What Are Boysenberries?
You know the berries blue and black, but do you know boysen?
You usually know summer is here when your favorite berries start cropping up at the farmers' market. Some berries do OK traveling from farm to distribution center to supermarket, and can be found in the produce aisle of your local grocery stores.
But others, such as boysenberries, are easier to find when purchased directly from farmers or on farms that allow you to pick your own. That's because boysenberries are a fragile berry that need to avoid a lot of handling and are best eaten off the bramble or soon after purchasing. Because of this, you might not be as familiar with boysenberries as other berry varieties, but they're well worth seeking out when in season.
Where Did Boysenberries Come From?
Boysenberries are a combination of different types of berries, including the loganberry, dewberry, raspberry, and blackberry. However, it's often described and referred to as a hybrid between blackberries and raspberries. Since they are a hybrid of other berries, this means they were created instead of being a berry that grows in the wild and was later domesticated or cultivated.
The story of how this berry came to be begins with a gardener, Rudolf Boysen from Sweden, who lived in northern California. Boysen enjoyed tinkering with flowers and berries and experimenting with new varieties. Boysen was introduced to Walter Knott, of Knott's Berry Farm, jam, and theme park fame, who had a berry farm in southern California. The berry was named after Rudolf Boysen, and Knott is considered to be the one who helped bring attention to this cultivar and make it more commercially available to other farmers and gardeners.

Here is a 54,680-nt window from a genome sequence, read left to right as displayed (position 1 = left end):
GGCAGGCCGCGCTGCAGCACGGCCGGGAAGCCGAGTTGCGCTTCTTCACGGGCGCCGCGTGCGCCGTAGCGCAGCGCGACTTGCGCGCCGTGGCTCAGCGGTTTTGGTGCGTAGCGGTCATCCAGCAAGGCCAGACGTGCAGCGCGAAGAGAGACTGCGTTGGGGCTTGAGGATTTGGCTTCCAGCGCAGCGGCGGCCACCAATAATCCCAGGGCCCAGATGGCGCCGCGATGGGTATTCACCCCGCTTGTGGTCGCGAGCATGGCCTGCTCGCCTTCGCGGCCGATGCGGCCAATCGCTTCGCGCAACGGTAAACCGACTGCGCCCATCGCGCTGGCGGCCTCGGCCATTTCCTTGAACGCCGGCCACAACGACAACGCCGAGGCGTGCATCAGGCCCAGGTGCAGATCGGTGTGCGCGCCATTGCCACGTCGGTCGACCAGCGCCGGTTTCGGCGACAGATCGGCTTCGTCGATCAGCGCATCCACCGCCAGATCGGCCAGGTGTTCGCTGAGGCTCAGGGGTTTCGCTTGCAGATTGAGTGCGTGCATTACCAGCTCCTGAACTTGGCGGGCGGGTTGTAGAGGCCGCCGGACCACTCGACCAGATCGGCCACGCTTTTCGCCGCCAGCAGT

What Do Boysenberries Taste Like?
Boysenberries are likely to conjure up a mix of both blackberry and raspberry flavors since they're predominately a combination of these well-known varieties. Typically, boysenberries are plump and juicy, with the same tartness that makes your lips pucker when you eat a blackberry, but met with the sweetness of a raspberry.
When Are Boysenberries in Season?
Boysenberries are abundant in the summer, and they typically begin to grace farmers' markets as early as late May or early June and continue through the hot months.
Where Do Boysenberries Grow?
Boysenberries grow well in warmer climates, and the fruit is ready for harvest in the summer. The state of California is a big producer with many small-scale farmers cultivating these plump berries and selling them direct to customers, as well as larger-scale farms growing them for other uses, such as frozen berries, jams, and syrups. The country of New Zealand is also a hub for growing these delectable berries and selling and shipping them internationally.
How to Store Boysenberries
Boysenberries are delicious, and it can be hard to resist not eating the entire container before arriving home. That may be a good thing, considering they are best eaten as soon as you get your hands on them, but if some boysenberries do make it home, here's what to know:
Boysenberries will last around a week in the fridge. Otherwise, consider freezing them so you can cook or bake with them at a later time.
One of the best ways to freeze them is to lay them out on a baking sheet and give each berry their space to avoid the berries sticking together. Once frozen, you can put them in a sealed plastic bag or a plastic or glass container that is suitable for cold temperatures and long-term storage.
Ways to Use Boysenberries
Boysenberries lend themselves to a variety of baked goods and desserts, such as pie, crumbles, crisps, cobblers, and cakes. They are also fabulous as a jam, as a syrup to drizzle on pancakes or waffles, or added to yogurt or ice cream. You can also mix them into smoothies or a fruit salad.